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The Two Faces of .NET

Developing applications with .NET sometimes feels like I'm working with a split personality. Now that .NET has been around long enough, I and many of you undoubtedly have had a chance to put .NET through its paces with some real applications rather than just little samples. For me, the .NET learning curve has been a long one. I find working with .NET both exciting and frustrating at the same time. Talking to other developers I think I'm not alone.

he .NET platform has a new and fresh feel to it. Prior to .NET we had reached a point of technology and tools mish-mash that has been almost prohibitive to get into and become proficient at. Win32 API coding, COM, system level programming, COM+, XML and various sub technologies, all use their own specialized syntax and architectures. If you have grown with this technology over the years you might have actually had a decent handle on it. If you were starting from scratch, it was difficult to try to put all of the "specialized" pieces together.

The Good
.NET provides much-needed relief in this area with a Framework that wraps a very large part of the currently needed technology into a relatively consistent and easy(ier)-to-use Framework of components. There's consistency in commonly used patterns that are wrapped into components that share the same layout. For example, the various security and identity objects required for authentication are the same regardless of whether you are building a Windows Forms, Web Form, or Web service application. Stream usage for everything from strings to files, XML data, to i/o ports and protocols is another feature that provides great consistency. You can reuse skills, which makes it easier to implement applications quicker even when the overall syntax for these objects may at first seem more complex and even awkward.

Regardless of whether your background is in C++, Visual Basic, or Pascal, .NET is bound to have some features that you either couldn't implement previously at all, that required extensive code, or required use of third-party controls.

The ease with which you can implement advanced features like multi-threading, creating Windows Services, handling events, accessing native Windows event processing, and graphics programming is a big win for developers who come from fourth generation languages (4GL) that, in the past, were hampered by their runtime implementations. Lower level programmers who come from languages like C++, on the other hand, likely appreciate the ease with which they can implement formerly complex tasks, and the fact that these tasks require only a fraction of the amount of code. I come from a 4GL language. I love the fact that I can dig into lower level functionality and integrate it directly into my application without having to build another project in C++ to integrate into my application. .NET can do many tasks that previously required splitting things out into other tools.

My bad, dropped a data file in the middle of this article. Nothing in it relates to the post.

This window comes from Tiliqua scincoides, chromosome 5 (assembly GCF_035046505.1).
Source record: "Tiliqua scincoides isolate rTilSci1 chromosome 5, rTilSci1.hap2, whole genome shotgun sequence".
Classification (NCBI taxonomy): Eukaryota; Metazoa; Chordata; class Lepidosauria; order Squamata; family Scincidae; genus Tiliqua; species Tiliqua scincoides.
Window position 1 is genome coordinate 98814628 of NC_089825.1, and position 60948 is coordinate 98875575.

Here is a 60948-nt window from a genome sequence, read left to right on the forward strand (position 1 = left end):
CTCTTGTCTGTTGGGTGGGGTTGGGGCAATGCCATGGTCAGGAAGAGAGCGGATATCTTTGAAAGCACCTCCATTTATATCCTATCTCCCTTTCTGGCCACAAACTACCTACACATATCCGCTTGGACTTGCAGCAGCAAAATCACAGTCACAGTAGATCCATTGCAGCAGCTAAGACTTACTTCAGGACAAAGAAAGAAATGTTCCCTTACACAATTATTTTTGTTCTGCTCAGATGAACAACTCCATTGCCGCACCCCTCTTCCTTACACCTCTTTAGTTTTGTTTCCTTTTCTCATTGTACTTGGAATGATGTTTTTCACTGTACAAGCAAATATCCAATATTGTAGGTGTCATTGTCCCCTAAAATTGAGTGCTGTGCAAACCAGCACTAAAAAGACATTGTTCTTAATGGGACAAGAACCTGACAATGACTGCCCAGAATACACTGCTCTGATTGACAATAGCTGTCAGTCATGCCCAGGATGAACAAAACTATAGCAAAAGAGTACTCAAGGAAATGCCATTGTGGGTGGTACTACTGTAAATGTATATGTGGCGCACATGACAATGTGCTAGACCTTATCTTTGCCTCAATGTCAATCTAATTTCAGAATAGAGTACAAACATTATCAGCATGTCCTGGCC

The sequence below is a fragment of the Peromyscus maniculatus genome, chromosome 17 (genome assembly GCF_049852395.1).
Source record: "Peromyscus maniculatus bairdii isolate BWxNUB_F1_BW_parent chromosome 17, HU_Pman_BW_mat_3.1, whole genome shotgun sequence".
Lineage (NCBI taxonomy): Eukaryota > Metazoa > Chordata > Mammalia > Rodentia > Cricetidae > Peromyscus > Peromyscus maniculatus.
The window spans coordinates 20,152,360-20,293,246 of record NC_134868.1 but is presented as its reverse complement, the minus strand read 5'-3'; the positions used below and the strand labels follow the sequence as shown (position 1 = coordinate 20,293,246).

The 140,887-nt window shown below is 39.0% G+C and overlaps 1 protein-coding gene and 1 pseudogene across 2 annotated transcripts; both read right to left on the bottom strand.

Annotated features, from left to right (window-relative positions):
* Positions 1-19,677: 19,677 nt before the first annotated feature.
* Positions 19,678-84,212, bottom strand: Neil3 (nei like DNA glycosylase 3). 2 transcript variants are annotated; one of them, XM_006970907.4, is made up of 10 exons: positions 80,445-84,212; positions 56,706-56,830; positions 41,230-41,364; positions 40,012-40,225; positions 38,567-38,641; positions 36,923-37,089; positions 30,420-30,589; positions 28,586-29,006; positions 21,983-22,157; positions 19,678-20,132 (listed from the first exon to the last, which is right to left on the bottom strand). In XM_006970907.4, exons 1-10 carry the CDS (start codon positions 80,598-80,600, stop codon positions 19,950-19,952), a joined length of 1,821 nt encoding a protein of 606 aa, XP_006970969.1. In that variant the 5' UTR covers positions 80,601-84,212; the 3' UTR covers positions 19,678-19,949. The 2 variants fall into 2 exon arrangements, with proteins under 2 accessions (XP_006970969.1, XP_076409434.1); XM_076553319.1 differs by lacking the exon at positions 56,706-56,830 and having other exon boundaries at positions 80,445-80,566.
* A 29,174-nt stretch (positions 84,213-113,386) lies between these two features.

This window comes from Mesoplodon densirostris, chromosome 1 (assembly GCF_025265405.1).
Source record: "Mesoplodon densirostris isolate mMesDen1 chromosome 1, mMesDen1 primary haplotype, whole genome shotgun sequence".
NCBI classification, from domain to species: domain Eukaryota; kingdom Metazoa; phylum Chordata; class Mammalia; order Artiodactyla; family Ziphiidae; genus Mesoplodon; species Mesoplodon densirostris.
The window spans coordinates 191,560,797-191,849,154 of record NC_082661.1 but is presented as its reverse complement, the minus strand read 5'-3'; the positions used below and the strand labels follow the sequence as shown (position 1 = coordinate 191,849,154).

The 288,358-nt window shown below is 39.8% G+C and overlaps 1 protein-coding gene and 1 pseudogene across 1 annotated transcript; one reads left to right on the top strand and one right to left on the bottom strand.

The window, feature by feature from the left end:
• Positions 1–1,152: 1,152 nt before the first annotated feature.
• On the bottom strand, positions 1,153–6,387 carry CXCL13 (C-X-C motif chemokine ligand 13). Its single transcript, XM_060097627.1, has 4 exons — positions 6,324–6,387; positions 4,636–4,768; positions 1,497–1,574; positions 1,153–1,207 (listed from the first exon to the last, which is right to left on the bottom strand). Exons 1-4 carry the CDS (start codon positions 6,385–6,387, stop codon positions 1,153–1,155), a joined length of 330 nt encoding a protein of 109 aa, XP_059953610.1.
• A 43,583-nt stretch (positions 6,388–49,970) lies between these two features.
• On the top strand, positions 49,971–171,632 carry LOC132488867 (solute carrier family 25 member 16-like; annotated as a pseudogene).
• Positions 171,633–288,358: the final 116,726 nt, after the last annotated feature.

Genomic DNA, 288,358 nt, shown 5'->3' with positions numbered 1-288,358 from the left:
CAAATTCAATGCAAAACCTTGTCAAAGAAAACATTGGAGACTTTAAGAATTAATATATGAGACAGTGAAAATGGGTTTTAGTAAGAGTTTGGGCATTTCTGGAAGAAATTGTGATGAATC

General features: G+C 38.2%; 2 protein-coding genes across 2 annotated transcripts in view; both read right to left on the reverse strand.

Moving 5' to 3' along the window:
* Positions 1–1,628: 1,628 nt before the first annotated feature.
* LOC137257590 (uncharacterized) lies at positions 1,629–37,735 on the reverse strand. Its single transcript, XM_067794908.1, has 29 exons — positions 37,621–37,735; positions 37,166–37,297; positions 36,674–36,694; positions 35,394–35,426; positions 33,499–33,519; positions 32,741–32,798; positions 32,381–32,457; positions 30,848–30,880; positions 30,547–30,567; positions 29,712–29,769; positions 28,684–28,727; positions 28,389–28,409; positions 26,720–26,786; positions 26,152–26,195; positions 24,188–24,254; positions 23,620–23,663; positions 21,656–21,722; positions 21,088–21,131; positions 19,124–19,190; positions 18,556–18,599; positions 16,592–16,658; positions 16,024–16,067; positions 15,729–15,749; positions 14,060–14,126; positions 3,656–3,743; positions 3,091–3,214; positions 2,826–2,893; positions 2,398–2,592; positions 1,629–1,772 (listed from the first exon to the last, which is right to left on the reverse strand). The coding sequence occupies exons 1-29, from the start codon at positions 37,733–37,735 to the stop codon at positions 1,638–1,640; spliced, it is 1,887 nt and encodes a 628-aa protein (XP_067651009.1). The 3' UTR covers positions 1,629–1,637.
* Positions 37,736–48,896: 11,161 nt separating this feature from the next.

Shedding the shackles of the complexities of COM is another bonus. While you could make COM applications work well, it is a hassle to install such applications and keep them running—especially if the solution contained many different COM components. I recently finished a small .NET utility application that was a joy to deploy. It contained various advanced Windows controls, multi-threading support, and I shipped it as a single 130k EXE. No support files, no installation—just a single EXE that I could copy into a directory and run. My client could even run the application directly off a URL on the Internet by simply placing the application on a Web Server and accessing the EXE through Internet Explorer. .NET's deployment models, even for fat client applications, offer a lot of potential to deliver the flexibility of Web applications without the shackles of HTML development.

Visual Studio .NET, as a development environment, is impressive to work with. I think there are some usability issues that Microsoft should work out to make tasks easier, but overall the environment provides everything that you need at your fingertips in an understandable (although complex) environment. It takes getting used to, but you'll really appreciate all the helper tools and support that Visual Studio .NET provides. Beefed up IntelliSense, code comment exports, and outlining are some of my favorite features in the Visual Studio .NET editor. You can run multiple project solutions as one single application, which is cool, and the VS.NET debugger ranks high on my list.

Certainly there's much more: ADO.NET's distributed data paradigm is a huge step up from ADO, and of course ASP.NET's new Web Form metaphor is changing the way we think about Web development. If you follow the trade papers you surely have heard all the accolades about .NET so I won't go on. Suffice it to say that even a cynic like me can find a lot of things to like about .NET.

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